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C.L. “Butch” Otter has been a fixture of Idaho politics since 1973 when he was elected to his first term in the state House of Representatives.Otter was elected to his third-consecutive term as governor on Nov. 4, 2014. He was elected to his second term as Idaho governor on Nov. 2, 2010. Otter first became Idaho's governor on Nov. 7, 2006.Gov. Otter was at the helm during the peak of the Great Recession and it was his administration that oversaw the cutting of the state budget, record unemployment, and a boom in the number of people using government assistance.Otter spoke with StateImpact Idaho back in 2012 about that recession and its lasting impact on Idaho's workforce.Governor Otter: Every Generation Deals with Joblessness and We Live Through ItA Brief BiographyOtter, a Republican, is the longest serving lieutenant governor of Idaho, his tenure spanned from 1987-2000. In 2000 he was then elected to the United States Congress and served until 2006.According to the Washington Post, Otter voted with his party most of the time, 86 percent, but has been known to have an independent streak on some issues.“He was among three Republicans in the House to vote against the USA Patriot Act in 2001 and he later sponsored a bill to repeal parts of it. But independent streaks are sometimes tolerated in a state that would rather not be told what to do by the federal government.” - William Yardley, New York TimesOtter was born on May 3, 1942 in Caldwell, Idaho. He attended St. Teresa’s Academy in Boise and graduated from Boise Junior College (now Boise State University) with a Bachelor of Arts in Political Science in 1967.After college, Otter joined the Idaho National Guard and served in the 116th Armored Calvary until 1973.Butch Otter is married to his second wife, Lori. He has four children and several grandchildren.

University Presidents Compete For Money At Idaho Legislature

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Boise State University/Andrus Center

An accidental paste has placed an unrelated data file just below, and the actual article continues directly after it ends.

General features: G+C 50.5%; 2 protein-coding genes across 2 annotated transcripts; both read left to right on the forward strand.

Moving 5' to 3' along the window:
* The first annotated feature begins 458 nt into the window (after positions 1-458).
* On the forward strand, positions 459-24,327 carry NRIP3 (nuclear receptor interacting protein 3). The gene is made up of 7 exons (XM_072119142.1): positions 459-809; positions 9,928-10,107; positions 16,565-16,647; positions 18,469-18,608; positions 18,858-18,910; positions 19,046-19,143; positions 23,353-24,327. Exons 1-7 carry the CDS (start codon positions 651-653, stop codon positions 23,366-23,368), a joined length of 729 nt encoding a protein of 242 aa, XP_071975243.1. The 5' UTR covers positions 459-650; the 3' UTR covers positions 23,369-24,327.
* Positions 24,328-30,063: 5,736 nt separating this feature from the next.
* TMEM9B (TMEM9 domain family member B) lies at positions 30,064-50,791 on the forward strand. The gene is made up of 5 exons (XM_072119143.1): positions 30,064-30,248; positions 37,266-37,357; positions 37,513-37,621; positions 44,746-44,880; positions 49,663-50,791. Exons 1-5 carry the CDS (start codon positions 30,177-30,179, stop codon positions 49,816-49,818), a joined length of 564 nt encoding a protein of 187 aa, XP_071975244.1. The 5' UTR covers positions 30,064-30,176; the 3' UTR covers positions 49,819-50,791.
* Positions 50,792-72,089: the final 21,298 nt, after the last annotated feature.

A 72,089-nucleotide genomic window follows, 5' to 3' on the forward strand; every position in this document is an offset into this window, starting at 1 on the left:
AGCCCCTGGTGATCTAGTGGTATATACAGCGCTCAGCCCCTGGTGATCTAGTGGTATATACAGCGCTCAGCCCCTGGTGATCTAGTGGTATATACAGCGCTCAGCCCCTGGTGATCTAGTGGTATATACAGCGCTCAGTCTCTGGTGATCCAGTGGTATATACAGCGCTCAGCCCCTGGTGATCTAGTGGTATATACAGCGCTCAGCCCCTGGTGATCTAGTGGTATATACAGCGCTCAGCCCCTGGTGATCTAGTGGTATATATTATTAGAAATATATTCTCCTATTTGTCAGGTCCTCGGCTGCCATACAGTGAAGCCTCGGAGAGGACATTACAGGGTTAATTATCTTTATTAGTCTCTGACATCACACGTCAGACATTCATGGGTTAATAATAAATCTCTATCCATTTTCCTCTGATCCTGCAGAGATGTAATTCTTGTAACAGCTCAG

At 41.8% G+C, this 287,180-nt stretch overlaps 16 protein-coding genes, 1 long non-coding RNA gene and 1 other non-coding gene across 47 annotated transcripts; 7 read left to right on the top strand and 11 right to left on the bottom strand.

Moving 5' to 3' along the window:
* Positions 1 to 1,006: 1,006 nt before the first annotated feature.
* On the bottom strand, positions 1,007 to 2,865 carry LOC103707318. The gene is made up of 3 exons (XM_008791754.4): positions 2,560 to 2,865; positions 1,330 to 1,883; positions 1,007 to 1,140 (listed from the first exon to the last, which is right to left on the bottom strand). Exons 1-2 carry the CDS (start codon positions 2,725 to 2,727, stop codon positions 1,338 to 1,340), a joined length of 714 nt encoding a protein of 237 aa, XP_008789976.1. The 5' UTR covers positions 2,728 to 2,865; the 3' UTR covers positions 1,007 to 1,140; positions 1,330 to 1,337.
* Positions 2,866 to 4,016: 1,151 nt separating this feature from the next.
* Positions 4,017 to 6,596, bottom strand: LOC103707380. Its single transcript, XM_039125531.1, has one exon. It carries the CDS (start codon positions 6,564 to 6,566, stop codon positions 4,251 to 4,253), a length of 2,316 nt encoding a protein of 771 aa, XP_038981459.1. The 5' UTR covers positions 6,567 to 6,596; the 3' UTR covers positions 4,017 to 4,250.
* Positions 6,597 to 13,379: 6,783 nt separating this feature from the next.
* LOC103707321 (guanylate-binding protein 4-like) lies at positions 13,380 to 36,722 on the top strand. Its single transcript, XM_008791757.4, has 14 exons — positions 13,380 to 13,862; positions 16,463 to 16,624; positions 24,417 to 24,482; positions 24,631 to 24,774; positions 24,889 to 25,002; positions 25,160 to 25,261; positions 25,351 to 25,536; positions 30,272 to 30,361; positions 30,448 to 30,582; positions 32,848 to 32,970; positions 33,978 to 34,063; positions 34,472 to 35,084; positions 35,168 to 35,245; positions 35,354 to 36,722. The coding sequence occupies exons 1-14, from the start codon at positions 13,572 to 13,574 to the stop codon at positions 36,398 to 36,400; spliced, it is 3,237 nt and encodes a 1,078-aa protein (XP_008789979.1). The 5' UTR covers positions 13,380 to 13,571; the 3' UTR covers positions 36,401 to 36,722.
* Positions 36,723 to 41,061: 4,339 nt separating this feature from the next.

At the Idaho Legislature they call this Education week. The state’s education leaders go before budget writers to make the case for why they should get the money they’ve asked for. For the first few days it’s higher education. Monday morning presidents from Boise State and Idaho State are in the hot seat. So forget cross state sports rivalries, this is true high stakes competition.

David Adler has rooted for the presidents of all three of Idaho’s state universities in the budgeting process. He taught political science at Idaho State for years. Then he went to the U of I, and now he wears blue and orange as the head of Boise State’s Andrus Center for Public Policy.

“It’s a pretty intense time, and there’s a lot on the line for these university presidents,” he says. 

Adler explains all the college and university presidents have to present a united front to lawmakers to convince them that higher education is important to the state’s economy. But even though people often talk about the higher ed budget, there really isn’t one. There’s an allocation for Boise State, an allocation for the U of I an allocation for College of Western Idaho, etc.

“They very much are in competition and sometimes that competition can be intense,” Adler says. “It’s often viewed as a zero sum game. Dollars allocated to one university are dollars that another university won’t receive.”

Adler says the presidents have to appear civil, even complimentary to each other. All the while they’re trying to convince lawmakers to use a funding formula that favors their school and that their programs are most important.

Copyright 2013 Boise State Public Radio